news   |   academics & research

Filing the FAFSA: The ins, outs and in-betweens



fafsa

The Free Application for Federal Student Aid officially opened Oct. 1 for the 2019-2020 school year.  Photo illustration by Ty Vinson Buy Photos

October is a magical month. The air gets cooler, the leaves change color and pumpkin spice flavoring invades every food product known to man. But for college students, October is also the month to start preparing for next year’s financial aid. 

That’s right. The Free Application for Federal Student Aid officially opened Oct. 1, so here’s some quick tips on how and why IU students should fill out it out.

What is it?

FAFSA is exactly what it sounds like: it’s an application to receive financial aid to pay for college. It can be completed online or submitted as a paper copy through the mail.

Families fill out the FAFSA using their tax information to determine the expected family contribution, or EFC, to the student’s education costs. 

Schools use the EFC to determine what kinds of financial aid a student qualifies for, such as student loans, grants or work-study funds. They also use the EFC to determine state aid or scholarship qualification.

Why do it?

The FAFSA might seem long and boring, but that’s no reason to put it off.

Students who don’t complete the FAFSA can’t qualify for federal aid, which means they’ll need to pay for a year of school without any aid. 

Additionally, IU uses the FAFSA to determine need-based financial aid and even requires students have a copy on file for some merit-based scholarships, according to the Office of Scholarships website. External scholarships may also require students to complete a FAFSA.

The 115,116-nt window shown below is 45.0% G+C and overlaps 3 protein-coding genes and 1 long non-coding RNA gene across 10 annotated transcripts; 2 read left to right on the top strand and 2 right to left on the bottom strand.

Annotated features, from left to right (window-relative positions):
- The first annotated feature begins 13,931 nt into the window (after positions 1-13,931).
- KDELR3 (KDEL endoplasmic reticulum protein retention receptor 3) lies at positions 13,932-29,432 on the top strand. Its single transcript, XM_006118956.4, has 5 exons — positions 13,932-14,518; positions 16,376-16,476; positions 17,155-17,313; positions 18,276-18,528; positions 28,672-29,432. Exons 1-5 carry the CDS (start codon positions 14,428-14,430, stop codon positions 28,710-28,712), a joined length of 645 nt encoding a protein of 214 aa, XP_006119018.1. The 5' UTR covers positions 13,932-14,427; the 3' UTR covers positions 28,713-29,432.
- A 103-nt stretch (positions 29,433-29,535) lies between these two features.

How is it done? 

  • Apply early. The federal deadline for the FAFSA is June 30, 2019, but some scholarships and state aid have earlier deadlines. The Frank O’Bannon Grant for Indiana residents requires applicants have their FAFSA in by April 15. Getting it done early also means less stress when applying for other types of aid.
  • Talk with your parents. Even students who pay for college without their parents' help may need to report their parents' financial information if they are not considered an independent student. Independent students include married students, veterans, students earning graduate degrees and students who will turn 24 or older during the school year. 
  • Gather necessary information. To fill out the FAFSA, students need the their Social Security Number and family financial records, including tax returns, bank statements and investment records according.
  • Use the Data Retrieval Tool. The online version of the FAFSA allows parents and students to transfer their tax return information directly to the FAFSA through this tool from the Internal Revenue Service. 
  • Double-check everything before submitting the FAFSA. Students can make changes after the form is submitted, but mistakes on a Social Security Number may require filing a completely new FAFSA.
  • Look out for a Student Aid Report. The SAR summarizes a student’s financial information and calculates his or her EFC. Schools use the SAR to determine eligibility for federal, state and institutional aid. Students can access their SAR three to five days after their FAFSA is processed. 

Like what you're reading? Support independent, award-winning college journalism on this site. Donate here.

More in News



Comments powered by Disqus